clock menu more-arrow no yes mobile

Filed under:

Group proposes changes to make city's public review process more inclusive

New, 2 comments

The group includes local pols, grassroots and think tank organizations

Courtesy of Practice for Architecture and Urbanism

Every major development project that includes a rezoning—from the redevelopment of the Domino Sugar Plant (rendered above) to the Essex Crossing mega-development—has to go through the city's Uniform Land Use Review Procedure, or ULURP. It's a standardized procedure in which development proposals affecting land use of the city go through a public review that includes the local community board, borough president, borough board, city planning commission, city council and mayor. Now a working group of over 40 organizations and elected officials are suggesting the process could be improved.

Following a year of group meetings, the coalition just released a white paper focused on resources for planning in New York City, increasing transparency for the public, and suggestions for environmental reviews. "The reforms proposed by the working group would enact a citywide comprehensive planning framework, create an office of community planning to resource and legitimize bottom-up planning, and reform community boards," according to a press release.

The group recommends the city dramatically increase the amount of proactive planning to include more community voices. That means increased communication, participation, and transparency in development decisions before and during the formal ULURP procedure. The group also asks for improved accountability, oversight, and enforcement in the City Environmental Quality Review process, plus updates to the City Environmental Quality Review technical manual.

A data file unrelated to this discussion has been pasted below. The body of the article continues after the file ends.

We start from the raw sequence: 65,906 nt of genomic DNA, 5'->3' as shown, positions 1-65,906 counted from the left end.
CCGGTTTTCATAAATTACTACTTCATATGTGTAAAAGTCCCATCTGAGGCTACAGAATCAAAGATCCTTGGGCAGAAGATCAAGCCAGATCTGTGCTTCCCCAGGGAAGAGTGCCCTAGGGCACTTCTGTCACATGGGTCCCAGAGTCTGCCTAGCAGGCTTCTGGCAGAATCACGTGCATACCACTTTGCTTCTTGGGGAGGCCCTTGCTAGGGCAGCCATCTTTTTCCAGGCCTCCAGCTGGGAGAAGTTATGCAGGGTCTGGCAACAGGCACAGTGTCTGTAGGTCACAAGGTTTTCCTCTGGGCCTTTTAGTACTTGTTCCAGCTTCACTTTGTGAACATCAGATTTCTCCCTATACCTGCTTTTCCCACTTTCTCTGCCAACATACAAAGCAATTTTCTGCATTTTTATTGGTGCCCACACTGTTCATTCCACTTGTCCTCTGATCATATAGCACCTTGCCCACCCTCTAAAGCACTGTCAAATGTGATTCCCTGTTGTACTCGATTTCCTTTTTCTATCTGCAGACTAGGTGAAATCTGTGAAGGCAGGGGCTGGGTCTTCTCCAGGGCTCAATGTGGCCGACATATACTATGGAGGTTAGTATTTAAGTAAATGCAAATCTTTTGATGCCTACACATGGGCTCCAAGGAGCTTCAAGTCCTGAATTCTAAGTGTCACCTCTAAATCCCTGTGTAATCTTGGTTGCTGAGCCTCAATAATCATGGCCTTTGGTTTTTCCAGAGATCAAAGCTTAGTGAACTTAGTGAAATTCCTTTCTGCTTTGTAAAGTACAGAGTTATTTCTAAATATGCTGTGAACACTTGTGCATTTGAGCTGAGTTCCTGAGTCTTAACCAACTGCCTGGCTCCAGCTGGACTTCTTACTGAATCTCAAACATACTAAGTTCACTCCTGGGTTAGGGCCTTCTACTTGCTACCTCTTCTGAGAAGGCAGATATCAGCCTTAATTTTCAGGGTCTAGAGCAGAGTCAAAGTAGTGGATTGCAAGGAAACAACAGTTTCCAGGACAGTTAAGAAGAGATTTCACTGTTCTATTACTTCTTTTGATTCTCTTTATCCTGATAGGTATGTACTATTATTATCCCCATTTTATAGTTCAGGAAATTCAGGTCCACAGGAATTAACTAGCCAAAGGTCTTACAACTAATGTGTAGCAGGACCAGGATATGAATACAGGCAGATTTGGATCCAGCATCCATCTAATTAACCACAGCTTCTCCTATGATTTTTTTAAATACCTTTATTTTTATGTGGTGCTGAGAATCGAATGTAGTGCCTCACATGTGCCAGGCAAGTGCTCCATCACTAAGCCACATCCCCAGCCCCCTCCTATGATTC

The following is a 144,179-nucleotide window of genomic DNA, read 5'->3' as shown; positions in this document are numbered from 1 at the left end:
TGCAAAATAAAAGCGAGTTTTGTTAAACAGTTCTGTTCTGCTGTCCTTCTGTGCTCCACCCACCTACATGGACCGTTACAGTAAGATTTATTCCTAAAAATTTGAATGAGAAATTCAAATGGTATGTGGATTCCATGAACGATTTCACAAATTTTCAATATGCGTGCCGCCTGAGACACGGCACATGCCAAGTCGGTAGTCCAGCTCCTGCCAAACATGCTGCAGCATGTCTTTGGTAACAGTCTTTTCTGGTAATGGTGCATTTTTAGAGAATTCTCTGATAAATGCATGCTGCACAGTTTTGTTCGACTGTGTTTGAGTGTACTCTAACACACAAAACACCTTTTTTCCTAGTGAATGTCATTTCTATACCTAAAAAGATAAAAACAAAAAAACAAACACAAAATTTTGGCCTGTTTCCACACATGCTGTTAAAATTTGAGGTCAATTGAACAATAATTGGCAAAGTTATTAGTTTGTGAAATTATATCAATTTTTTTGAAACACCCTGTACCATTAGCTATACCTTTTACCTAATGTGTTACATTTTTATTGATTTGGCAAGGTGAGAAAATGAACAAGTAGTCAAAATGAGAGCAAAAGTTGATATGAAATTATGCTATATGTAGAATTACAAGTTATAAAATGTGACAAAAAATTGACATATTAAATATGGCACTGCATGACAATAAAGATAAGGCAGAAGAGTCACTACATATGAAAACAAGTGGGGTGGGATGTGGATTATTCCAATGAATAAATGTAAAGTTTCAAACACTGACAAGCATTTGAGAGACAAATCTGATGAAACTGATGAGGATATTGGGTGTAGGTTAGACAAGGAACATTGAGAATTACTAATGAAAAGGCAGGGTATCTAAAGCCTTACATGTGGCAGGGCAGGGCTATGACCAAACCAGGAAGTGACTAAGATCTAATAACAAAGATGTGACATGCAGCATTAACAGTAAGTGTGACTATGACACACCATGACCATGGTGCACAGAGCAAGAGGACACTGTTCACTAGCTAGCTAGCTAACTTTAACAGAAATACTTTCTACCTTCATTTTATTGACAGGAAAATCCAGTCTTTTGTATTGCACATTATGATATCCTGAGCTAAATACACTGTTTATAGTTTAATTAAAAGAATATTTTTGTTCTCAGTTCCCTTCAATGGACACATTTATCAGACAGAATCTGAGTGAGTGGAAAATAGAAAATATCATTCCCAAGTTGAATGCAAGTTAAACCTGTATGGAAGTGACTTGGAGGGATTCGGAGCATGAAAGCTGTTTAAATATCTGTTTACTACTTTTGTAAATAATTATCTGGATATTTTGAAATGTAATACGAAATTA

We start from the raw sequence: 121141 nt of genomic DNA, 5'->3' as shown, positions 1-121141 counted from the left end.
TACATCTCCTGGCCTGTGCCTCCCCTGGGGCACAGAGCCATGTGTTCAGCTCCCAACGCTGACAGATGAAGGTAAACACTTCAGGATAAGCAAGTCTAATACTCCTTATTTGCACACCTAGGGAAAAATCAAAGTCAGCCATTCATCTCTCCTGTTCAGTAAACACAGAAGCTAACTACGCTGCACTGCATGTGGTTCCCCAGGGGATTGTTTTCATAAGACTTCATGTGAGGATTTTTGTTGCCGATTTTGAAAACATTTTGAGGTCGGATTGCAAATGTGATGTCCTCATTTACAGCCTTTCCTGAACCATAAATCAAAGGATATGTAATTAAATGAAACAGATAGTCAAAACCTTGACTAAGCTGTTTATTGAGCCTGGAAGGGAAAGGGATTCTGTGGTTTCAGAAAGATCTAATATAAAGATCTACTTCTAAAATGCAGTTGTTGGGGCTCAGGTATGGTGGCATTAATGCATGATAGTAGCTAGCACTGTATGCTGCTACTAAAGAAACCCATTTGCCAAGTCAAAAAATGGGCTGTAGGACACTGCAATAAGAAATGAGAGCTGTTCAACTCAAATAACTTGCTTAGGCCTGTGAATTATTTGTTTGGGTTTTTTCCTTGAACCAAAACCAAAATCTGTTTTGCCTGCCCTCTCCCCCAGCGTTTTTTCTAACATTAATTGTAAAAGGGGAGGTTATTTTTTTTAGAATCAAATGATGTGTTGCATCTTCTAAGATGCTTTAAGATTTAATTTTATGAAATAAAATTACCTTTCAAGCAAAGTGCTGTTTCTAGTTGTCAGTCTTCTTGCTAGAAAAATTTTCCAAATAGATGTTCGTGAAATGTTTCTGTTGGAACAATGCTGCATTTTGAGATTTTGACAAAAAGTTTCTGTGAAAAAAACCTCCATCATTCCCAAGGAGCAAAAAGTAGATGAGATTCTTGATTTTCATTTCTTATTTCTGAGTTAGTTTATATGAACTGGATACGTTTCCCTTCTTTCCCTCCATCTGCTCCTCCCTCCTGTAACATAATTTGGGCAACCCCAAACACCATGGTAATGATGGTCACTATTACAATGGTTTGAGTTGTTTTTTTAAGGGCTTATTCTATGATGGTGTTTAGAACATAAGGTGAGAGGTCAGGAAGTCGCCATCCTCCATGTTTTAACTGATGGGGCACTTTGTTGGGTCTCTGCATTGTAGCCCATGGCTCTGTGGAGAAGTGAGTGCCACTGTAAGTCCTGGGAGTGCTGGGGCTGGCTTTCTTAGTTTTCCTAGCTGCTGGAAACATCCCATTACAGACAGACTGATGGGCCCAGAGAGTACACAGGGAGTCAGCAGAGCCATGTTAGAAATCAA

The suggestions are backed by pols like Manhattan Borough President Gale Brewer and Public Advocate Tish James, plus organizations like the Regional Plan Association (who recently proposed sweeping changes to improve the city subway system) and the Association for Neighborhood and Housing Development.

The idea is to make the ULURP process—which is often contentious, pitting developers against community residents—more inclusive and therefore more predictable for everyone. By doing that, the group hopes, it'll lessen the opposition toward developers and better engage those who fear displacement from their neighborhoods.

This piggybacks off a bill proposed last year requiring City Planning to consider land use applications in a more timely manner, pushing the process into public review.

"Many of the ideas put forward in this white paper are things we’ve experimented with already, and they’re worth pursuing," Manhattan Borough Brewer stated in the press release​. "Community input works, building in more of it earlier will make projects better, and it can often make the process more predictable and worthwhile for developers as well."